A census of human soluble protein complexes.

Cell 2012 Aug;150(5):1068-81

Banting and Best Department of Medical Research, Donnelly Centre for Cellular and Biomolecular Research, University of Toronto, Toronto, Ontario M5S 3E1, Canada.

Cellular processes often depend on stable physical associations between proteins. Despite recent progress, knowledge of the composition of human protein complexes remains limited. To close this gap, we applied an integrative global proteomic profiling approach, based on chromatographic separation of cultured human cell extracts into more than one thousand biochemical fractions that were subsequently analyzed by quantitative tandem mass spectrometry, to systematically identify a network of 13,993 high-confidence physical interactions among 3,006 stably associated soluble human proteins. Most of the 622 putative protein complexes we report are linked to core biological processes and encompass both candidate disease genes and unannotated proteins to inform on mechanism. Strikingly, whereas larger multiprotein assemblies tend to be more extensively annotated and evolutionarily conserved, human protein complexes with five or fewer subunits are far more likely to be functionally unannotated or restricted to vertebrates, suggesting more recent functional innovations.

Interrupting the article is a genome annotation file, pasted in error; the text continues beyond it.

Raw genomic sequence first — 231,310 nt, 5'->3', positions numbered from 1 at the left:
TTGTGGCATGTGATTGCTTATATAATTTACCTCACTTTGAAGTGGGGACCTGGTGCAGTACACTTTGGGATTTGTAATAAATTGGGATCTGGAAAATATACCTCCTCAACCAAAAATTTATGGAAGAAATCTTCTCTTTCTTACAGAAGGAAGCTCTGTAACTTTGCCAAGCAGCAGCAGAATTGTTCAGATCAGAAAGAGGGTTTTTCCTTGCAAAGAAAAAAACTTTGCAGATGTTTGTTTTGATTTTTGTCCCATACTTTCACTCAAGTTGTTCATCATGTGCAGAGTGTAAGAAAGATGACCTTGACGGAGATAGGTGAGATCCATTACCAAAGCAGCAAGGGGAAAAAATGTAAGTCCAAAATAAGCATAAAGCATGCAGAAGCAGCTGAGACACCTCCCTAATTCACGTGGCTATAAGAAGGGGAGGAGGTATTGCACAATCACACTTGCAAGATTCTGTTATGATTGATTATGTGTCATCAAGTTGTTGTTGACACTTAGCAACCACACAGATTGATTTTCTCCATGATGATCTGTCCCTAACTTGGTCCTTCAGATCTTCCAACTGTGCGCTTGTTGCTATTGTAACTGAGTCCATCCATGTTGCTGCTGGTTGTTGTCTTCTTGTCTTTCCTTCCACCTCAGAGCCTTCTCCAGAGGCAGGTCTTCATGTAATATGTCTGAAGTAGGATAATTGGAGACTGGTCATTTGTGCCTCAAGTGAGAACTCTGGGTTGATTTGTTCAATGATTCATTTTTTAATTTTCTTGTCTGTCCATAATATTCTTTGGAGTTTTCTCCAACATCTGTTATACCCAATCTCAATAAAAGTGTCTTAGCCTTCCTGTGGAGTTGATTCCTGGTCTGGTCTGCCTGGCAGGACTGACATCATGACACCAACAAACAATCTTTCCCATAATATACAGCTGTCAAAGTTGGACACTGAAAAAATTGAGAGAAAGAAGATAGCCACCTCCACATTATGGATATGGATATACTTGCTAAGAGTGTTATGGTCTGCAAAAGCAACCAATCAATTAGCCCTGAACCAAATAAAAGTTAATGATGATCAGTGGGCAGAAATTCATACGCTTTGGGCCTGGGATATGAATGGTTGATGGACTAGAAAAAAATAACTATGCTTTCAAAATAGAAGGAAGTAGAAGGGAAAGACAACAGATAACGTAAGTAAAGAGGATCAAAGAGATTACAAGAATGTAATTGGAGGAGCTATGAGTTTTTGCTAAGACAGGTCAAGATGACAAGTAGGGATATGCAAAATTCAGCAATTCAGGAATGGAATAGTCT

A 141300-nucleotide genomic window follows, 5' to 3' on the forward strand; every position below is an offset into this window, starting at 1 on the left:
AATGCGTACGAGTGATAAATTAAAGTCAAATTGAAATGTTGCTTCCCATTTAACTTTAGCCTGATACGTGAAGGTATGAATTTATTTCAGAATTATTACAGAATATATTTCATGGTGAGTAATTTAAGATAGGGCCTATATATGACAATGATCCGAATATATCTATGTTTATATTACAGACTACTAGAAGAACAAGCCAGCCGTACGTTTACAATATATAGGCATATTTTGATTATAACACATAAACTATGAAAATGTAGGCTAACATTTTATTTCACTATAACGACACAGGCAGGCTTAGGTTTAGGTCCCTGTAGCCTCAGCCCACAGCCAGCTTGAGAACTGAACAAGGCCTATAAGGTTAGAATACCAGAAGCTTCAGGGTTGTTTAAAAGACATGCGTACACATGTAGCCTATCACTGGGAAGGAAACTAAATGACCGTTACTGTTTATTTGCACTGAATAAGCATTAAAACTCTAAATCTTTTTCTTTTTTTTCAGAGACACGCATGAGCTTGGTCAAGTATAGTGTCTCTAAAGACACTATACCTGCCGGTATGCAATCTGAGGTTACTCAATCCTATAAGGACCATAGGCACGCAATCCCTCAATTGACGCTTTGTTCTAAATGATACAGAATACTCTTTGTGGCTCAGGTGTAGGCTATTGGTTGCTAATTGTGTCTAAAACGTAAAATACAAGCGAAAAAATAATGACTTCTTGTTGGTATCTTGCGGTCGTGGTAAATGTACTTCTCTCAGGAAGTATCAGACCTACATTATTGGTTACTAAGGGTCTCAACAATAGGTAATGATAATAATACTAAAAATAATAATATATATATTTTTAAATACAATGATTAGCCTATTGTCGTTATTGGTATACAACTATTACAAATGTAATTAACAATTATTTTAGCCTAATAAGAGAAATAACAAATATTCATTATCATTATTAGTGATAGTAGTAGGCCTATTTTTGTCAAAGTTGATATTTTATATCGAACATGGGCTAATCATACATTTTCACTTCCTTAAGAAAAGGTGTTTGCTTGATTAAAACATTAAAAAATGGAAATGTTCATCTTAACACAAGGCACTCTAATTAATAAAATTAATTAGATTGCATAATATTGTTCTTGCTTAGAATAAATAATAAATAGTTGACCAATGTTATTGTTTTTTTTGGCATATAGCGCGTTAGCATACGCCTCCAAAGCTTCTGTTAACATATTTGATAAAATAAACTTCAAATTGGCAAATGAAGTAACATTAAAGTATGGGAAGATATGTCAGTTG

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http://dx.doi.org/10.1016/j.cell.2012.08.011DOI Listing
http://www.ncbi.nlm.nih.gov/pmc/articles/PMC3477804PMC
August 2012
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